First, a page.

April 18, 2018

Archives for August 18, 2014

Colorado Court of Appeals: Defendant Lacked Knowledge of Crime Where No Reason to Believe Victim Was Underage

The Colorado Court of Appeals issued its opinion in People v. Heywood on Thursday, August 14, 2014.

Internet Sexual Exploitation of a Child—Importuned—Invited—Enticed.

Heywood invited a person to view a webcam stream of him masturbating, and then did not stop the stream until several minutes after the viewer (an investigator) had said she was 14 years old. A jury convicted him of violating CRS §18-3-405.4(1)(b), Internet sexual exploitation of a child.

On appeal, Heywood argued that the prosecution failed to prove that he committed Internet sexual exploitation of a child. The Court of Appeals agreed. CRS §18-3-405.4(1)(b) requires knowledge or belief as to the victim’s age. Initially, Heywood did not have any information regarding the investigator’s age. In addition, the Internet chat room was restricted to people at least 18 years old. Further, even though Heywood continued the chat conversation after Gallagher informed Heywood of her age, there was insufficient evidence that he “importuned, invited, or enticed” her to continue viewing. In fact, he said that she “shouldn’t be watching,” and he would “turn it off.” Therefore, Heywood did not continue to invite Gallagher to view his webcam stream merely by failing to disconnect her access to it. The judgment was reversed and the case was remanded to the trial court with directions to enter judgment of acquittal.

Summary and full case available here, courtesy of The Colorado Lawyer.

Tenth Circuit: Failure to Exhaust Administrative Remedies Resulted in Dismissal of ERISA Claim

The Tenth Circuit Court of Appeals issued its opinion in Holmes v. Colorado Coalition for the Homeless Long Term Disability Plan on Tuesday, August 12, 2014.

Lucrecia Carpio Holmes was employed by Colorado Coalition for the Homeless and suffered from a number of debilitating medical conditions. She applied for disability benefits through the Coalition’s employee benefit plan disability policy through Union Security Insurance Company. Union Security denied her claim, and Holmes appealed the denial on November 21, 2005. Union Security had 45 days within which to either overturn or uphold the denial, excluding certain tolling periods. Union Security issued its denial on April 7, 2006, 137 days after Holmes appealed. Included in each of Union Security’s denials was a document detailing the appeal procedure, which consisted of two levels of administrative appeal with Union Security prior to filing a civil action in district court.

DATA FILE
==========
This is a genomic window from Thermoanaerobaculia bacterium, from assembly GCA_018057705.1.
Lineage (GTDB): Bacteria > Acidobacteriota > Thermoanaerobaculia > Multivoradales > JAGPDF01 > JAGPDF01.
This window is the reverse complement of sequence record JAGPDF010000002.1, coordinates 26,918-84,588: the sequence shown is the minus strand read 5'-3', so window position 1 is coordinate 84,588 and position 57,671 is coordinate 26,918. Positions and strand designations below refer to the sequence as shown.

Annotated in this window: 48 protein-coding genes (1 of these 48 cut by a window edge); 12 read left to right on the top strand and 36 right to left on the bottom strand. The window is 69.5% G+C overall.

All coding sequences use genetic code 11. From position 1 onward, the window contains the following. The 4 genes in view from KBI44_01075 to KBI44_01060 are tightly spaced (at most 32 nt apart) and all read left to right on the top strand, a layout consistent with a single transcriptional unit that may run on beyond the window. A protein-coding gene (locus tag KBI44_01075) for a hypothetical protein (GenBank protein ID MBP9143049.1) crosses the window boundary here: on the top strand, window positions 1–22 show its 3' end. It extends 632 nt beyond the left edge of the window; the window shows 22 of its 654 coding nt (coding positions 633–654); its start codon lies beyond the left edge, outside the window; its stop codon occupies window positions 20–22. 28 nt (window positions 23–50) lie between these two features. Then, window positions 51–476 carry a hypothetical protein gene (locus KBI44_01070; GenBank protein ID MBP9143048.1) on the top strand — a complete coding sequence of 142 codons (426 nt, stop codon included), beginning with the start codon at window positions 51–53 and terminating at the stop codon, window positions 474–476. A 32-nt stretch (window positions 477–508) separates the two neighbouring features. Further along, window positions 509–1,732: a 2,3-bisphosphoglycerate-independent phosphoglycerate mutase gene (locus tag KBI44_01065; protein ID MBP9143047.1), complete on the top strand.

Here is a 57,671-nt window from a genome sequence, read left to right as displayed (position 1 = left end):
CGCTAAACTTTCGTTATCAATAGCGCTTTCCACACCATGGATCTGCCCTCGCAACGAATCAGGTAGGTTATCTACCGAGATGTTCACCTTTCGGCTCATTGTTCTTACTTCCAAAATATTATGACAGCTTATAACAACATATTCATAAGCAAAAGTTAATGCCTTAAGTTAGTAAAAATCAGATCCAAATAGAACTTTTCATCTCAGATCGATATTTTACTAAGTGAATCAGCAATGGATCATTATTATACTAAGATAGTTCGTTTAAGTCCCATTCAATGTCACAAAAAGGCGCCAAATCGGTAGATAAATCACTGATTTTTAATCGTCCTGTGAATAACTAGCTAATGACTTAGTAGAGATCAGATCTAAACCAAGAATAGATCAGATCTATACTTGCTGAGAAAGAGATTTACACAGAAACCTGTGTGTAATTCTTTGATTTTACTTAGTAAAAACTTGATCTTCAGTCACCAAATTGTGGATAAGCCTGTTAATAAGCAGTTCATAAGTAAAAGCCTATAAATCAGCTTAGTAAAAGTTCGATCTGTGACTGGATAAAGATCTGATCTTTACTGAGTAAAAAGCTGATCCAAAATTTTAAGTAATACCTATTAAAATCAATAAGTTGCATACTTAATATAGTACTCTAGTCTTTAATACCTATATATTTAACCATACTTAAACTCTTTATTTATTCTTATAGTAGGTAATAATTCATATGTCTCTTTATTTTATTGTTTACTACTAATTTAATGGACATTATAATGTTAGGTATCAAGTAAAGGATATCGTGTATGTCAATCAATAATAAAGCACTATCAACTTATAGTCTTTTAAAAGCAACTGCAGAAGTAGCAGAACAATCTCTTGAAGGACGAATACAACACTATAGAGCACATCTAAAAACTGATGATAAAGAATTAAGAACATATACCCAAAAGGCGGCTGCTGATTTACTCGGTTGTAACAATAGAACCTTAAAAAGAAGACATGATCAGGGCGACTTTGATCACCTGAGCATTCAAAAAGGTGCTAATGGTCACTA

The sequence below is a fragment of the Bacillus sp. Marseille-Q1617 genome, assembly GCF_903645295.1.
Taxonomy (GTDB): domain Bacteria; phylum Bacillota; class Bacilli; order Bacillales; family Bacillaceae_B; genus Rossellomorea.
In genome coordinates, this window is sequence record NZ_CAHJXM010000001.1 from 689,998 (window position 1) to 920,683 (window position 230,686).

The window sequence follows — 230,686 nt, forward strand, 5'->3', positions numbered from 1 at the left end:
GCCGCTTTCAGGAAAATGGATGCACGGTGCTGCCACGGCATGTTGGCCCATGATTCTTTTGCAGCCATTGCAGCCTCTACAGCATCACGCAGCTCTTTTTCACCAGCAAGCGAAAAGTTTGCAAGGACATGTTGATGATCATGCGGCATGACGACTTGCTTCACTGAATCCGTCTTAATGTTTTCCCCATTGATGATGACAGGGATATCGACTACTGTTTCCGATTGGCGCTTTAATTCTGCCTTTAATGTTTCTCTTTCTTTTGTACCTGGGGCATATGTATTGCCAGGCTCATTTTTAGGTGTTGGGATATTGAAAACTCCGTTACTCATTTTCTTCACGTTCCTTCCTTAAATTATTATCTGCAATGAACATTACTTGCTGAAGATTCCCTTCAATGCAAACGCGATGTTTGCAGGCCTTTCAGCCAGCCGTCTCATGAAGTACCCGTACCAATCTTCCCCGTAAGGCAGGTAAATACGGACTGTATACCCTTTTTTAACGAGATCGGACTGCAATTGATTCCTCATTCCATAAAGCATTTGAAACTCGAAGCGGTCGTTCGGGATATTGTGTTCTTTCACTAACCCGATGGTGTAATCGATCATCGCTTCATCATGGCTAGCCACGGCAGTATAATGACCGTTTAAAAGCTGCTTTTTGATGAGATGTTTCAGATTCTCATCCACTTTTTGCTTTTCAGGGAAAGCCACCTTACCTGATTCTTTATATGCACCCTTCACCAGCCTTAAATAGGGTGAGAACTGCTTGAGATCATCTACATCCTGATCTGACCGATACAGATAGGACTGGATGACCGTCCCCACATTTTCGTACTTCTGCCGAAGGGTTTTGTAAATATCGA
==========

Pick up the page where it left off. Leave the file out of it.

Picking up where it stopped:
Instead of filing a second appeal with Union Security, Holmes filed a civil action against the Coalition’s Long Term Disability Plan in the district court on April 28, 2008. The defendant was not aware of the appeal, and default judgment entered against it. Upon learning of the suit, Defendant removed the action to federal court and moved to have the default judgment set aside. The district court granted Defendant’s motion, ruling it had not been properly noticed in the lower court proceeding. Both parties filed cross-motions for summary judgment. While those motions were pending, Holmes filed a motion to stay decision, reopen discovery, and proceed to trial if necessary. The district court denied her motion and granted summary judgment to Defendant, holding that Holmes’s claim was barred because she failed to exhaust her administrative remedies. It found that although Union Security issued its second denial after 137 days, 67 of those days were attributable to Holmes, and Holmes had forfeited her right to enforce ERISA deadlines. The district court also held Union Security had complied with applicable ERISA notice and disclosure requirements. Holmes appealed.